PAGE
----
Hanson was right, our ethnic communities have a problem
It was barely a month ago that Senator Pauline Hanson invoked the wrath of Channel Nine and the custodians of political correctness when she committed the gravest of all political sins in saying what she thought.
Referring to the COVID-19 related lockdown of public housing apartment blocks during her regular spot on the Today Show, Senator Hanson said "a lot of these people are from non-English speaking backgrounds, probably English is their second language who haven't adhered to the rules of social distancing.
"So the fact is you've got to look at why they are in that situation. Why is it they are in that situation? Why has the government gone to this high-rise building and shut it down? Possibly because a lot of these people weren't doing the right thing," she said.
Channel Nine was quick to show her the studio door with news and current affairs boss Darren Wick saying she had been sacked for her "ill-informed and divisive" comments.
"We don't shy away from diverse opinions and robust debate on the Today Show. But this morning's accusations from Pauline Hanson were ill-informed and divisive. At a time of uncertainty in this national and global health crisis, Australians have to be united and supportive of one another. We need to get through this together," he said.
A month on and with infection rates in greater Melbourne soaring, it has become evident from Victorian government figures that the highest rates of infection as a percentage of people tested are in those areas where there are large ethnic communities and that we're not all in this together.
In late June, infections started growing in Brimbank and Hume, both local government areas in north-western Melbourne with large migrant populations. Hume recorded 25 active cases on June 26 and 280 on July 17 with similar trends evident elsewhere.
Hanson was pilloried for her comments, freedom of speech only applying when you run with the mob, keep your thoughts to yourself and refrain from sticking your neck out.
I'm not a supporter of One Nation and, as far as I can recall, have never endorsed Senator Hanson in any way in the past but she was on the money when she pointed out that there was a problem with some ethnic communities.
Griffith University's Professor Hamish McCallum from the School of Environment and Science wrote last week that the number of positive COVID cases does not provide an accurate measure of its prevalence in Victoria.
"It's clear that there are some parts of the community that are taking the disease less seriously than others. People from those parts of the community are therefore less likely than others to come forward to be tested and probably will not do so unless their symptoms are very serious. So we have a biased sample and may be missing major clusters of infection," he wrote.
Victorian Premier Daniel Andrews ties himself in knots during his daily doomsday briefings in attempting to avoid suggesting that some communities bear greater responsibility than others for the situation in which the state finds itself.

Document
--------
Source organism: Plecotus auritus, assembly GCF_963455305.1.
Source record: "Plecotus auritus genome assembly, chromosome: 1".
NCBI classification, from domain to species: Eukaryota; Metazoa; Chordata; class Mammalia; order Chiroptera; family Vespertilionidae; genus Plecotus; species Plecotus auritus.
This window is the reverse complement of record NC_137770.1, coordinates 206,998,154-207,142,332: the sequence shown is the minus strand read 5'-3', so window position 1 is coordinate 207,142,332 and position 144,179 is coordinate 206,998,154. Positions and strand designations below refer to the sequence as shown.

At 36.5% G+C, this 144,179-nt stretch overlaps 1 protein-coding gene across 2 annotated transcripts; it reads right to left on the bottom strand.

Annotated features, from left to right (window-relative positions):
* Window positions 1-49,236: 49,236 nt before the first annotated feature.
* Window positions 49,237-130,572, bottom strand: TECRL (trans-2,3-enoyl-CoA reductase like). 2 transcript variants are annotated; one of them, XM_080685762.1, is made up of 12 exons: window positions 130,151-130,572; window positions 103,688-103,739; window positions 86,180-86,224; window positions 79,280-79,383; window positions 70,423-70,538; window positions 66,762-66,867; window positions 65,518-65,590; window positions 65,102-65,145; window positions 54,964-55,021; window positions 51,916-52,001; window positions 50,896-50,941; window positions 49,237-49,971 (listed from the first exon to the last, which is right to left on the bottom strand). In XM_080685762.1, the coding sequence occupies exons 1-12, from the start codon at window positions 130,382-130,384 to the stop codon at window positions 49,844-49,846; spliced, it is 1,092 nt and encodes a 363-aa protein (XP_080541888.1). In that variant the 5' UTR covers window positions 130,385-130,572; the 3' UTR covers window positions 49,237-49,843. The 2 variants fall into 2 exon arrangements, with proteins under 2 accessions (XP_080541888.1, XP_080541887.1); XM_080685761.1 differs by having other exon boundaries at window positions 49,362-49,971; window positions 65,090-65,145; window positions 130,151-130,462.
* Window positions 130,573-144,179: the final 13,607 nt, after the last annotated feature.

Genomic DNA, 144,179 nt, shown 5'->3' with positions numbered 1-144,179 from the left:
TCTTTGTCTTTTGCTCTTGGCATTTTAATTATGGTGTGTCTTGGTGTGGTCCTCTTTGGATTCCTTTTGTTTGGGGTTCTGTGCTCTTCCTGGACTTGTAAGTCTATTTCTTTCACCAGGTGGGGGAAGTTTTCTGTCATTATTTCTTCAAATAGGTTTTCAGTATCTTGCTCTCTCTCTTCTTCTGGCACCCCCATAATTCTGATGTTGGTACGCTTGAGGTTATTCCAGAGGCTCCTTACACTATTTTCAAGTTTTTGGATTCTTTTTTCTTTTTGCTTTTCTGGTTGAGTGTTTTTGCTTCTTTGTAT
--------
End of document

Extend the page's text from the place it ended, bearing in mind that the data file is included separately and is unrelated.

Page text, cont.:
"Some people aren't doing the right thing," he says, stating the painfully obvious. It's difficult to deal with a problem when you lack the political courage to admit that it exists and it would be naive to suggest that the problem is Victoria's alone.
This crisis will pass but it would be a brave soul who would suggest that there will not be other challenges to the nation's health and well-being. What has become obvious is that there are significant dangers in having sections of society which are walled off from the mainstream by language and cultural barriers.
Following the outcry over her remarks, Hanson attempted to explain her position in more detail on her website. It's not likely that many people read it, which is a pity for she attempts to bring some reason to the argument.
"My comments in the media reflected an honest assessment of failures in the management of our multiculturalism that have now come back to bite us during the Covid-19 pandemic.
"The pandemic has revealed that the failure to assimilate into Australian culture and learn English can indirectly be deadly. Governments of all persuasions are guilty of being soft on promoting assimilation and the need for English language proficiency, for the benefit of the individual and society as a whole.
"Many who come to Australia are happy to enjoy the good things - our safety and stability, our friendly way of life, our relatively good government services, our generous welfare support - but then believe it's acceptable to reject the culture and common language of their adoptive nation, and we now see the consequences," she wrote.
It is beyond dispute that a lack of engagement is now costing lives. We have been given a painful lesson.
Whether anyone has the fortitude to heed it is another matter.
Originally published as Hanson was right, our ethnic communities have a problem